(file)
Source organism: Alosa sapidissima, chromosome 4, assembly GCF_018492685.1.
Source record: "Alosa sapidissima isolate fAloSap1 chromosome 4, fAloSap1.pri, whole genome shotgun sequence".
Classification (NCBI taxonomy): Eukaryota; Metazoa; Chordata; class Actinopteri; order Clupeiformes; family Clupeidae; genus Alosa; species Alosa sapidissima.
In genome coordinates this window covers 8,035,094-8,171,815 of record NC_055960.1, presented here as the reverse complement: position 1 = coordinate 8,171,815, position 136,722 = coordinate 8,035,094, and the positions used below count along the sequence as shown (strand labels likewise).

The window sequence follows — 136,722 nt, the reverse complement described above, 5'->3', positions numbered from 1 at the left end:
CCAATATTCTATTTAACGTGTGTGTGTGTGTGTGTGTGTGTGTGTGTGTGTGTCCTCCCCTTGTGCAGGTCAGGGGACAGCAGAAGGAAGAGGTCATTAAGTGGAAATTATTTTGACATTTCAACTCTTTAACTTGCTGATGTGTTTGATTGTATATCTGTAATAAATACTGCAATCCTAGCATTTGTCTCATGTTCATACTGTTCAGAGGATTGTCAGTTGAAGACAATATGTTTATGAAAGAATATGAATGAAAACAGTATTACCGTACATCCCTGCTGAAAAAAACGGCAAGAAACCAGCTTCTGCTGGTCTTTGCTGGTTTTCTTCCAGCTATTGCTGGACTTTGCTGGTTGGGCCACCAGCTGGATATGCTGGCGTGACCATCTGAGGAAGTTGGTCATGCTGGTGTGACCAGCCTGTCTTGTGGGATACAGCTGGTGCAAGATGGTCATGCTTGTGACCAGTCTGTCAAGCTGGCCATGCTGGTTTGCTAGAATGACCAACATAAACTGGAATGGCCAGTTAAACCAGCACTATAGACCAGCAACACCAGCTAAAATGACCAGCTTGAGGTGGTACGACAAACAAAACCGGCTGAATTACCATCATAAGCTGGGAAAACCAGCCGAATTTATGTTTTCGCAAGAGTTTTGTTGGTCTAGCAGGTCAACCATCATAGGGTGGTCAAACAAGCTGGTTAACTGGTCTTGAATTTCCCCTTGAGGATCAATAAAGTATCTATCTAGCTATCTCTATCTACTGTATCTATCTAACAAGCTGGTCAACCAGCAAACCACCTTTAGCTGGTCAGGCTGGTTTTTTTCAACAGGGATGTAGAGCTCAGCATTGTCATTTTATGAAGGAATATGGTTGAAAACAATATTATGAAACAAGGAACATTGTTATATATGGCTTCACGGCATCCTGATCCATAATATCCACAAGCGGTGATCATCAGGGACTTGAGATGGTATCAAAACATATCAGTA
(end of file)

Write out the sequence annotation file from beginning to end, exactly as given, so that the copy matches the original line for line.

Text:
Source organism: Alosa sapidissima, chromosome 4, assembly GCF_018492685.1.
Source record: "Alosa sapidissima isolate fAloSap1 chromosome 4, fAloSap1.pri, whole genome shotgun sequence".
Classification (NCBI taxonomy): Eukaryota; Metazoa; Chordata; class Actinopteri; order Clupeiformes; family Clupeidae; genus Alosa; species Alosa sapidissima.
In genome coordinates this window covers 8,035,094-8,171,815 of record NC_055960.1, presented here as the reverse complement: position 1 = coordinate 8,171,815, position 136,722 = coordinate 8,035,094, and the positions used below count along the sequence as shown (strand labels likewise).

The window sequence follows — 136,722 nt, the reverse complement described above, 5'->3', positions numbered from 1 at the left end:
CCAATATTCTATTTAACGTGTGTGTGTGTGTGTGTGTGTGTGTGTGTGTGTGTCCTCCCCTTGTGCAGGTCAGGGGACAGCAGAAGGAAGAGGTCATTAAGTGGAAATTATTTTGACATTTCAACTCTTTAACTTGCTGATGTGTTTGATTGTATATCTGTAATAAATACTGCAATCCTAGCATTTGTCTCATGTTCATACTGTTCAGAGGATTGTCAGTTGAAGACAATATGTTTATGAAAGAATATGAATGAAAACAGTATTACCGTACATCCCTGCTGAAAAAAACGGCAAGAAACCAGCTTCTGCTGGTCTTTGCTGGTTTTCTTCCAGCTATTGCTGGACTTTGCTGGTTGGGCCACCAGCTGGATATGCTGGCGTGACCATCTGAGGAAGTTGGTCATGCTGGTGTGACCAGCCTGTCTTGTGGGATACAGCTGGTGCAAGATGGTCATGCTTGTGACCAGTCTGTCAAGCTGGCCATGCTGGTTTGCTAGAATGACCAACATAAACTGGAATGGCCAGTTAAACCAGCACTATAGACCAGCAACACCAGCTAAAATGACCAGCTTGAGGTGGTACGACAAACAAAACCGGCTGAATTACCATCATAAGCTGGGAAAACCAGCCGAATTTATGTTTTCGCAAGAGTTTTGTTGGTCTAGCAGGTCAACCATCATAGGGTGGTCAAACAAGCTGGTTAACTGGTCTTGAATTTCCCCTTGAGGATCAATAAAGTATCTATCTAGCTATCTCTATCTACTGTATCTATCTAACAAGCTGGTCAACCAGCAAACCACCTTTAGCTGGTCAGGCTGGTTTTTTTCAACAGGGATGTAGAGCTCAGCATTGTCATTTTATGAAGGAATATGGTTGAAAACAATATTATGAAACAAGGAACATTGTTATATATGGCTTCACGGCATCCTGATCCATAATATCCACAAGCGGTGATCATCAGGGACTTGAGATGGTATCAAAACATATCAGTA